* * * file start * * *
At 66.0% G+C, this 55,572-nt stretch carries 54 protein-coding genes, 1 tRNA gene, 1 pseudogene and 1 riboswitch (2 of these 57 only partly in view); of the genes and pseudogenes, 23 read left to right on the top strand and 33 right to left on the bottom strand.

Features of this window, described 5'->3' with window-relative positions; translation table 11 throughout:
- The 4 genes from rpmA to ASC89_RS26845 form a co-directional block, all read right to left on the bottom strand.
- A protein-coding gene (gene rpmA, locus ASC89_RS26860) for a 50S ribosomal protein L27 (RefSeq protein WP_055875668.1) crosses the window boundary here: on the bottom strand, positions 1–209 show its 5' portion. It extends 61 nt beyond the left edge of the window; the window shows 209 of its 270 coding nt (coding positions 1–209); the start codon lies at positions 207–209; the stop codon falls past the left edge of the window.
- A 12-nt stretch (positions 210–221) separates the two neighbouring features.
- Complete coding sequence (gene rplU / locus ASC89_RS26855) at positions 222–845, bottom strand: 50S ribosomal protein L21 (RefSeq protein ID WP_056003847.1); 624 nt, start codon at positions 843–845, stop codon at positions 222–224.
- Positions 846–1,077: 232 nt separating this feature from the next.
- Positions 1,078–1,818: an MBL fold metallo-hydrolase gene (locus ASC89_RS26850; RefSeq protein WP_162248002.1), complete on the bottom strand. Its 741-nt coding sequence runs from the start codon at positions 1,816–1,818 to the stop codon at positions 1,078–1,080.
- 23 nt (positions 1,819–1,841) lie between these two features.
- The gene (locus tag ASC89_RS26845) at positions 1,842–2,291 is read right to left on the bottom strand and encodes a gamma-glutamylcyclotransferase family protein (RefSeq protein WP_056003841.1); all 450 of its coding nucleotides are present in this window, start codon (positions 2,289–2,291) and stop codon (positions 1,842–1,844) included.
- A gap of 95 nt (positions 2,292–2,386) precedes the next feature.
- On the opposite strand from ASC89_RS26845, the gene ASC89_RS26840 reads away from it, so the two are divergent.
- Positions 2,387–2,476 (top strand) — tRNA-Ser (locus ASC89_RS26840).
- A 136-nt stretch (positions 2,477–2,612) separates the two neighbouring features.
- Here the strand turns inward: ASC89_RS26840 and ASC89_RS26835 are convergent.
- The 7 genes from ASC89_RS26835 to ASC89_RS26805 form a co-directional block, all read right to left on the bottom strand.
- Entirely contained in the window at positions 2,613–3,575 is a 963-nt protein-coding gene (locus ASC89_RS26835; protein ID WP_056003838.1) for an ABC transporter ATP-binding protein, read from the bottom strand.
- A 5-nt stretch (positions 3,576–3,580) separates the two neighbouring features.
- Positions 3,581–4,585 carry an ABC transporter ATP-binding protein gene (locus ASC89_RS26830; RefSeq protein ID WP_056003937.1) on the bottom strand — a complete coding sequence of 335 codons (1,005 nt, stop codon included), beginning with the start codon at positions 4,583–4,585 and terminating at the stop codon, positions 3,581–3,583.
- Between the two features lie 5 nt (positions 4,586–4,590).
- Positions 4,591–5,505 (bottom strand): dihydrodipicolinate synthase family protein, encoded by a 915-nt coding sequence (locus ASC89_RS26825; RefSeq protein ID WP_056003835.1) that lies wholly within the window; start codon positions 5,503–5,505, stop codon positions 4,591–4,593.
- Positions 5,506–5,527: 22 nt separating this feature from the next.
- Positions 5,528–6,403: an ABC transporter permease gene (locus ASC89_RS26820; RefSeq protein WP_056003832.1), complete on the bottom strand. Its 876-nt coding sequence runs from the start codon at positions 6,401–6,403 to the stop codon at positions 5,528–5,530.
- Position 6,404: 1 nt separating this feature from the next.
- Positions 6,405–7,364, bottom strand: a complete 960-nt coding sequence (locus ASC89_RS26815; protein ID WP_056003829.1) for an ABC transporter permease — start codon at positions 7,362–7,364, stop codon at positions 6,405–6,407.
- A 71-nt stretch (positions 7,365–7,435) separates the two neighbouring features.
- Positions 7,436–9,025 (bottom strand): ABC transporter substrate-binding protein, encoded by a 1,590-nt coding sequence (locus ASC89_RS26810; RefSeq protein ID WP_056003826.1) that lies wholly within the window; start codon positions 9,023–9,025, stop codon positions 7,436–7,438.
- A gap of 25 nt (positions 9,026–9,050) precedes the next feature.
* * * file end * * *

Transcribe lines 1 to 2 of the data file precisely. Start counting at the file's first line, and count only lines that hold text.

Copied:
At 66.0% G+C, this 55,572-nt stretch carries 54 protein-coding genes, 1 tRNA gene, 1 pseudogene and 1 riboswitch (2 of these 57 only partly in view); of the genes and pseudogenes, 23 read left to right on the top strand and 33 right to left on the bottom strand.

Features of this window, described 5'->3' with window-relative positions; translation table 11 throughout: